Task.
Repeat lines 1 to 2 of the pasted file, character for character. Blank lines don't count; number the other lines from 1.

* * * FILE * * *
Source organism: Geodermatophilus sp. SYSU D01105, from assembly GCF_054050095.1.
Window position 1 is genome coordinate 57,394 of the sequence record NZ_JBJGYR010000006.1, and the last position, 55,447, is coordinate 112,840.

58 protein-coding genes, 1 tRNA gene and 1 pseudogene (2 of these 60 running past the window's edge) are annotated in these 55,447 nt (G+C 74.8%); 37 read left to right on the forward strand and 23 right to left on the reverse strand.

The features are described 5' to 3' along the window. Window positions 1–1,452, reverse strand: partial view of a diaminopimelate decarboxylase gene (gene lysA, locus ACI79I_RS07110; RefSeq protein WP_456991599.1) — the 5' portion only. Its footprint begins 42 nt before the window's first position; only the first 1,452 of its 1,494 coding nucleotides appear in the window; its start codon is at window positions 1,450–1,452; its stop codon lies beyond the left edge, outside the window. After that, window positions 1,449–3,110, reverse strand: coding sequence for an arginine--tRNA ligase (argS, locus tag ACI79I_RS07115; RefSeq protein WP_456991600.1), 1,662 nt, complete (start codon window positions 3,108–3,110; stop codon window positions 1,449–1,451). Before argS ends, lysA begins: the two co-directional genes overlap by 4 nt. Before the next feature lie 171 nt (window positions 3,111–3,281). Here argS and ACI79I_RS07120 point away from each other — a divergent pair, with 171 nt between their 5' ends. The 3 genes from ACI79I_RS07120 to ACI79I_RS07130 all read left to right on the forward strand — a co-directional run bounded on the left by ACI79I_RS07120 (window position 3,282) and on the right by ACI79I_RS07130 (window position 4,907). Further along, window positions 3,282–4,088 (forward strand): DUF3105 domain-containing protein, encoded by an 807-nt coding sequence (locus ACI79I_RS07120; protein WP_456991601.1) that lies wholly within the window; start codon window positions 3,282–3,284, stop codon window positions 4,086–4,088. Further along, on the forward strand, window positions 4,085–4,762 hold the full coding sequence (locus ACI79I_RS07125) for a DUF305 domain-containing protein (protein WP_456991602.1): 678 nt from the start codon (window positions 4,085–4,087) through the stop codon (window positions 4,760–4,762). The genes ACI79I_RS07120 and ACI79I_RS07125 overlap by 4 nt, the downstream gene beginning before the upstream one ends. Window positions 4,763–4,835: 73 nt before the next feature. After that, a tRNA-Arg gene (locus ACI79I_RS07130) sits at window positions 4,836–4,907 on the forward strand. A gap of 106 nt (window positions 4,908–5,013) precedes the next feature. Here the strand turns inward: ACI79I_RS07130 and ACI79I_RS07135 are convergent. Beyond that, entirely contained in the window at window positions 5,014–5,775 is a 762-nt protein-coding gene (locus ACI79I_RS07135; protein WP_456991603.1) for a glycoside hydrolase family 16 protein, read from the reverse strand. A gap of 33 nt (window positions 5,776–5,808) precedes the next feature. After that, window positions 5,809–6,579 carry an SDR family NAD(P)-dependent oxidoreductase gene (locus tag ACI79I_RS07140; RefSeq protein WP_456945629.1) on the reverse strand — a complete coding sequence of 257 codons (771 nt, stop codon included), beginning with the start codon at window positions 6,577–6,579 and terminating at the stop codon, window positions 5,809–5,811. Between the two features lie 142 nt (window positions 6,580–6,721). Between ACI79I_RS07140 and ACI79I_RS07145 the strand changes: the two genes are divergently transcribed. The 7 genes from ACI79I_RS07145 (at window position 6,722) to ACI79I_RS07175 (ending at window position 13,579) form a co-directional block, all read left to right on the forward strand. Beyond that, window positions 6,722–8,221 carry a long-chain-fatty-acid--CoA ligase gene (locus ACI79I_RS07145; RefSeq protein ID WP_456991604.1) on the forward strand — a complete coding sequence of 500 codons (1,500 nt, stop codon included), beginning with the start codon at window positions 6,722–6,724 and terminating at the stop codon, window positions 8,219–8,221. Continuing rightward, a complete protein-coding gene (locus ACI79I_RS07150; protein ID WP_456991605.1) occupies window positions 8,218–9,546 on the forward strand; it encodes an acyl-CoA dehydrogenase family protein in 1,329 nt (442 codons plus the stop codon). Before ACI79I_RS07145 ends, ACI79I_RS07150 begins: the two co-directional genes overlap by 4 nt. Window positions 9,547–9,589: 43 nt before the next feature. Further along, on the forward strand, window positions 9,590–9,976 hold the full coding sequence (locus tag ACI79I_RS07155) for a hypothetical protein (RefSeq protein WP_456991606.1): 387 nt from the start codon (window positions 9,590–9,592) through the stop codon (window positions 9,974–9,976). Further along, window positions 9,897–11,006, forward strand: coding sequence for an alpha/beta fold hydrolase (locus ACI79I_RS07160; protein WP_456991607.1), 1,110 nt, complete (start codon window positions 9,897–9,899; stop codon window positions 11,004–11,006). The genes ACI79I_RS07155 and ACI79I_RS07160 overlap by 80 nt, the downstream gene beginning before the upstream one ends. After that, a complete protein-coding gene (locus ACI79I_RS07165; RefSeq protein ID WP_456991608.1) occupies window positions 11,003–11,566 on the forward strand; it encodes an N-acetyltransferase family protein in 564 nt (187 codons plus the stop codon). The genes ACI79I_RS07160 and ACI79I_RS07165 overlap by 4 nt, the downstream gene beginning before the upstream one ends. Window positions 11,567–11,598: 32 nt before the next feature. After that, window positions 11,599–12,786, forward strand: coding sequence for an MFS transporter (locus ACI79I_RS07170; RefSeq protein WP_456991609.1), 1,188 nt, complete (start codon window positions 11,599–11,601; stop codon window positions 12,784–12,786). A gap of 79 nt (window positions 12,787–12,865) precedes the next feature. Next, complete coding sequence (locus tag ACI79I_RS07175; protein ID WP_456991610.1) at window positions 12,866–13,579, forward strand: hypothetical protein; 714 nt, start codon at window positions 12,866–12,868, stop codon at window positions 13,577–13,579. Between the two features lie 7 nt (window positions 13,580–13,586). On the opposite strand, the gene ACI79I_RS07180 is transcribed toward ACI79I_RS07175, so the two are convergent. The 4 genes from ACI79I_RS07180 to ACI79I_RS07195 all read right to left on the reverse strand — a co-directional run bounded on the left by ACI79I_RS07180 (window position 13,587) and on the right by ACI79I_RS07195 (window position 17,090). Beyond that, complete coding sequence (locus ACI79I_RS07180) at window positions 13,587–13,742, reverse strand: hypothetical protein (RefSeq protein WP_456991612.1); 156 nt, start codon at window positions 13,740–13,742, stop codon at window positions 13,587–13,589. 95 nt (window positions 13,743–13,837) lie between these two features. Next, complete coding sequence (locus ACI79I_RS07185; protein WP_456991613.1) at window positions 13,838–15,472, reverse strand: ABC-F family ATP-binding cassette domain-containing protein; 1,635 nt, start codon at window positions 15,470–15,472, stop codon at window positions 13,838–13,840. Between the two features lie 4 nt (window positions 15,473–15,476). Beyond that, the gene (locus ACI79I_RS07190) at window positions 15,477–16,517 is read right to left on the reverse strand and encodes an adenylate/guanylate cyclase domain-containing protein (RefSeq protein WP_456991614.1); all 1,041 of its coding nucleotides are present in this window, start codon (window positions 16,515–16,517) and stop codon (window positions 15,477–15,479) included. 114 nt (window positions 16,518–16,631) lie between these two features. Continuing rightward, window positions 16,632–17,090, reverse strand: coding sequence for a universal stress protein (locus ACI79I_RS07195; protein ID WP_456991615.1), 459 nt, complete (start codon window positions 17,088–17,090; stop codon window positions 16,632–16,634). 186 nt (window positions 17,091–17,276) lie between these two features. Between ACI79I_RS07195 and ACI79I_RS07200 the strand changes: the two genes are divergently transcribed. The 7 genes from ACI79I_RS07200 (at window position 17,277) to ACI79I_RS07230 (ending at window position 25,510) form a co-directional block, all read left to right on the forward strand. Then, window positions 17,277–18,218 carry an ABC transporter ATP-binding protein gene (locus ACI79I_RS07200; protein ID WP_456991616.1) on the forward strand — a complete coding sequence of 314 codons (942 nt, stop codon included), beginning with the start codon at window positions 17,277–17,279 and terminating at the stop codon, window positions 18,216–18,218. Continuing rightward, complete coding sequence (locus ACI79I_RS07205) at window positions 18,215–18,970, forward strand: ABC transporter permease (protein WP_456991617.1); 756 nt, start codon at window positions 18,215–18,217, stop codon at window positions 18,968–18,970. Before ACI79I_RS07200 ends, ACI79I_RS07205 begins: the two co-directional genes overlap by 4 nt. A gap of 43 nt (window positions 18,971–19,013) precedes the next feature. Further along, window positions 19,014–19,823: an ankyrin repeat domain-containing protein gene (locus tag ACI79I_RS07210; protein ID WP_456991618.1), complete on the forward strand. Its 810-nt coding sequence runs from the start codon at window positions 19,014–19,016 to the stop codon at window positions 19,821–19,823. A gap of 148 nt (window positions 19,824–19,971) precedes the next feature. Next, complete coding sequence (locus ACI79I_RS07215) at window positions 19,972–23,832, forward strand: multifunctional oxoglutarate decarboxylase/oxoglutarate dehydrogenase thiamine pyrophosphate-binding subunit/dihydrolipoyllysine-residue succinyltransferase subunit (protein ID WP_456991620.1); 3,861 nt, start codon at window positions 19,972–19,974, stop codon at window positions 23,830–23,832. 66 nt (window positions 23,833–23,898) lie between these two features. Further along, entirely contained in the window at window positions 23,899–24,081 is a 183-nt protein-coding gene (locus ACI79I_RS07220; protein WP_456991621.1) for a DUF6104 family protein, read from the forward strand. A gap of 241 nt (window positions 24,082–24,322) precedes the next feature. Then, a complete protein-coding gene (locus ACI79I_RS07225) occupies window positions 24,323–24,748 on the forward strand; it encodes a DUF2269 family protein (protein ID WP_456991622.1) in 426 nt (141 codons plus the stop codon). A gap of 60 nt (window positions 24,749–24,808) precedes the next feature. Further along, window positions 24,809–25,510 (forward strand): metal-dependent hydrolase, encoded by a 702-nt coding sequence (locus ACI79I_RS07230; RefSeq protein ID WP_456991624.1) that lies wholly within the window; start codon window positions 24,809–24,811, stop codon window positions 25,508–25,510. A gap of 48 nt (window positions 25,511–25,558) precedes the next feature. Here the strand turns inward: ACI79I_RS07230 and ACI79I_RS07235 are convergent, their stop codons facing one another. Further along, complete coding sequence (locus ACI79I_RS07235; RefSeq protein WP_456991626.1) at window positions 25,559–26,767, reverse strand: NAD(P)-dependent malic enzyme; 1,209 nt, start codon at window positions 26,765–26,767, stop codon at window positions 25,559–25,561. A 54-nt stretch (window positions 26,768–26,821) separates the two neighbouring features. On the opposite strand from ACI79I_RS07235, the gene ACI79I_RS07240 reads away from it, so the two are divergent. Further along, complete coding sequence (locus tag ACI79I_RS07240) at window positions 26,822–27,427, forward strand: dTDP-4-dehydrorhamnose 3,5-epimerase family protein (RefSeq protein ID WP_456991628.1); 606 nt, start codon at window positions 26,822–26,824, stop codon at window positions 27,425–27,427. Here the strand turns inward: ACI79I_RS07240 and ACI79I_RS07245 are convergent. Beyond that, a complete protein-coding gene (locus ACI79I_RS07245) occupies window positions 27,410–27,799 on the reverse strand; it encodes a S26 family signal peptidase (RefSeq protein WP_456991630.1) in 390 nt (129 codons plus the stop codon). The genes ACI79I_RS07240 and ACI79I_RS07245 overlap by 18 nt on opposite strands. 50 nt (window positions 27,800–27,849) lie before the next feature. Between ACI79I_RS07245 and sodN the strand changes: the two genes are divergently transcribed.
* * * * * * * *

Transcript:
Source organism: Geodermatophilus sp. SYSU D01105, from assembly GCF_054050095.1.
Window position 1 is genome coordinate 57,394 of the sequence record NZ_JBJGYR010000006.1, and the last position, 55,447, is coordinate 112,840.